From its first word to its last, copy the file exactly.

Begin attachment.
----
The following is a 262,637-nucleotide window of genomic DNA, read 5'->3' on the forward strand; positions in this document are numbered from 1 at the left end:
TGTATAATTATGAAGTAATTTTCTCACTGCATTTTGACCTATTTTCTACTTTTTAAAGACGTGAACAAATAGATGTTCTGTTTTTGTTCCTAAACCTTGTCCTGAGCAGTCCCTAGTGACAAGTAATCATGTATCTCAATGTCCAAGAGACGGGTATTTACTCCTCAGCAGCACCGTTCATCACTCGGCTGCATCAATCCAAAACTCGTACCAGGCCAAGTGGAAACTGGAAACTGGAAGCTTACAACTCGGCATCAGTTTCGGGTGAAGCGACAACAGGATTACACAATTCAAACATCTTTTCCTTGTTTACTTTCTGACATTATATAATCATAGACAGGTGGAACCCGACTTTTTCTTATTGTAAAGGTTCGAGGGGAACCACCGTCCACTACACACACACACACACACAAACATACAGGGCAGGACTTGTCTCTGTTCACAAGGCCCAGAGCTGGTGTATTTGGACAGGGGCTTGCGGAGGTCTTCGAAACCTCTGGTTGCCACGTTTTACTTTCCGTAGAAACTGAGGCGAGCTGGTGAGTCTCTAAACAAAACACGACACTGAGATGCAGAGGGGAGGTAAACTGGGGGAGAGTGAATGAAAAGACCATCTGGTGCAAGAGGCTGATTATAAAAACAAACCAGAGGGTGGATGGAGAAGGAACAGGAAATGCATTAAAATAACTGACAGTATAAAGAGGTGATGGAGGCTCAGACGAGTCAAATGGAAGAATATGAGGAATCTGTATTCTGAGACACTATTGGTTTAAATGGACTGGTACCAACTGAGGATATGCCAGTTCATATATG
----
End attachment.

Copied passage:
The following is a 262,637-nucleotide window of genomic DNA, read 5'->3' on the forward strand; positions in this document are numbered from 1 at the left end:
TGTATAATTATGAAGTAATTTTCTCACTGCATTTTGACCTATTTTCTACTTTTTAAAGACGTGAACAAATAGATGTTCTGTTTTTGTTCCTAAACCTTGTCCTGAGCAGTCCCTAGTGACAAGTAATCATGTATCTCAATGTCCAAGAGACGGGTATTTACTCCTCAGCAGCACCGTTCATCACTCGGCTGCATCAATCCAAAACTCGTACCAGGCCAAGTGGAAACTGGAAACTGGAAGCTTACAACTCGGCATCAGTTTCGGGTGAAGCGACAACAGGATTACACAATTCAAACATCTTTTCCTTGTTTACTTTCTGACATTATATAATCATAGACAGGTGGAACCCGACTTTTTCTTATTGTAAAGGTTCGAGGGGAACCACCGTCCACTACACACACACACACACACAAACATACAGGGCAGGACTTGTCTCTGTTCACAAGGCCCAGAGCTGGTGTATTTGGACAGGGGCTTGCGGAGGTCTTCGAAACCTCTGGTTGCCACGTTTTACTTTCCGTAGAAACTGAGGCGAGCTGGTGAGTCTCTAAACAAAACACGACACTGAGATGCAGAGGGGAGGTAAACTGGGGGAGAGTGAATGAAAAGACCATCTGGTGCAAGAGGCTGATTATAAAAACAAACCAGAGGGTGGATGGAGAAGGAACAGGAAATGCATTAAAATAACTGACAGTATAAAGAGGTGATGGAGGCTCAGACGAGTCAAATGGAAGAATATGAGGAATCTGTATTCTGAGACACTATTGGTTTAAATGGACTGGTACCAACTGAGGATATGCCAGTTCATATATG